Detroit, Michigan, attorney, Democratic member of the U.S. House of Representatives, 1955-1974, and member of the House Ways and Means Committee. Congressional papers, arranged by term, include legislative files, bills files, topical files, schedules, sound recordings, photographs, motion pictures, and scrapbooks. The collection details relationship with colleagues and constituents and pertains to committee activities, legislation sponsored, and issues of the day. Topics of interest include civil rights, the war in Vietnam, Sleeping Bear Dunes, the humane slaughtering of animals, the economy and the fiscal policy of the federal government, women's rights, the Equal Rights Amendment, economic problems of women, and the need for national health insurance legislation.
The Griffiths collection consists primarily of correspondence exchanged with constituents and lobbying groups on matters of pending or proposed legislation and on topics of current interest. The collection's great value is its documentation of the workings of this one congressional office and its perspective on the issues confronting the nation in the period of 1955 to 1974. With the Democrats in control of the Congress, these years witnessed legislative efforts to use the power of the Federal Government to rectify the ills of society on matters of civil rights, assistance to the poor, health care for the aged, environmental protection, and so forth. It was also a time of strife in society resulting from the war in Vietnam, tension among the races, and the Watergate crisis. The Griffiths collection documents these issues with letters from constituents and her response to the concerns of the people.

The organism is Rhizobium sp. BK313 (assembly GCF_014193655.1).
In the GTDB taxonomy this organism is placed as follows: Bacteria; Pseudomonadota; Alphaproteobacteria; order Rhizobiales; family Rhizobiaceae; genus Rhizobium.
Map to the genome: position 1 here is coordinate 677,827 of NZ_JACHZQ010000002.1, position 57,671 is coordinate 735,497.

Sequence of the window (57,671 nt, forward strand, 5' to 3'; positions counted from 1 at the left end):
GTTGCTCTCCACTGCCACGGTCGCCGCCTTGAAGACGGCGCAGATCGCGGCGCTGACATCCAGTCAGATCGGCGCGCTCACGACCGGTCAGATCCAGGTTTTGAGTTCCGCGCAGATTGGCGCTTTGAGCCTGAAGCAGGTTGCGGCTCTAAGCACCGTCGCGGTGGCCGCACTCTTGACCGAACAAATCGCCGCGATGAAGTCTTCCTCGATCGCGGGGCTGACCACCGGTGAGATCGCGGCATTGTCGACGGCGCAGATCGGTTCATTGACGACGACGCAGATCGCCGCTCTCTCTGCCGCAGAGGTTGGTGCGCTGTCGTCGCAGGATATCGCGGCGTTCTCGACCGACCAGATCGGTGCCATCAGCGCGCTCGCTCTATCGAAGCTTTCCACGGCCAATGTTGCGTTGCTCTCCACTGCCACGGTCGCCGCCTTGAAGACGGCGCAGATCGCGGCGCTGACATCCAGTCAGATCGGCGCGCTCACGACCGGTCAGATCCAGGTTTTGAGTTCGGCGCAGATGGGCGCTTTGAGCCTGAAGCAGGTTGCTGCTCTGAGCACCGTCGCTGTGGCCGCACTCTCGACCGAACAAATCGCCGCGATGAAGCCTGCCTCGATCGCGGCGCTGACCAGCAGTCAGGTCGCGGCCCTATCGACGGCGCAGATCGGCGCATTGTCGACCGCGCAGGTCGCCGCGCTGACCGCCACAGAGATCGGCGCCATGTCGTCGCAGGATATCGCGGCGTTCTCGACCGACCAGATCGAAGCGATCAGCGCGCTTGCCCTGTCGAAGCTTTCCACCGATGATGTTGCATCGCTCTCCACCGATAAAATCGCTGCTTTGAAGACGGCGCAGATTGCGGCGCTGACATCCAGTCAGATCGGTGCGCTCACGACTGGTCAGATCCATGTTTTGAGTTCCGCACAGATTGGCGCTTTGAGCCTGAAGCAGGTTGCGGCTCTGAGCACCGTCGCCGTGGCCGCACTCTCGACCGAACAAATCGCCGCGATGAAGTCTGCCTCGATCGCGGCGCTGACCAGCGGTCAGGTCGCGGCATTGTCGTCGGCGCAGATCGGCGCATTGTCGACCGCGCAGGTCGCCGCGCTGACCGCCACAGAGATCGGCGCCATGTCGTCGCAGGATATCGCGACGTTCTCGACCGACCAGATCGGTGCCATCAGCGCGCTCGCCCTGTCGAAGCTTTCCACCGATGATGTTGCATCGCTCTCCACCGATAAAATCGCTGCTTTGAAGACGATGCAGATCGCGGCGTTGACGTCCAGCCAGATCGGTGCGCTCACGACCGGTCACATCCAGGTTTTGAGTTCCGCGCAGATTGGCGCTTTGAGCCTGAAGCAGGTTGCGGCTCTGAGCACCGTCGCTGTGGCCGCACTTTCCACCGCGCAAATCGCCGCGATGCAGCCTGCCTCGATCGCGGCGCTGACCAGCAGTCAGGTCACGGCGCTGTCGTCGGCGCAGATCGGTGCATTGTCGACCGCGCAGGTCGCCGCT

Beyond general issues, the Griffiths papers have importance for their documentation of the specific contribution of this one woman member of Congress, who served for twenty years, and who was rewarded by her colleagues with increasingly responsible committee positions. Especially significant was her appointment to the powerful Ways and Means Committee under the chairmanship of Wilbur Mills. Griffiths' files from her work on W and Means Committee detail the major pieces of tax reform legislation of the 1960s, notably Griffiths' efforts to legislate some equity into the benefits accorded to American women.
The Martha W. Griffiths papers, with few exceptions, have been maintained in the arrangement scheme used by the Griffiths office.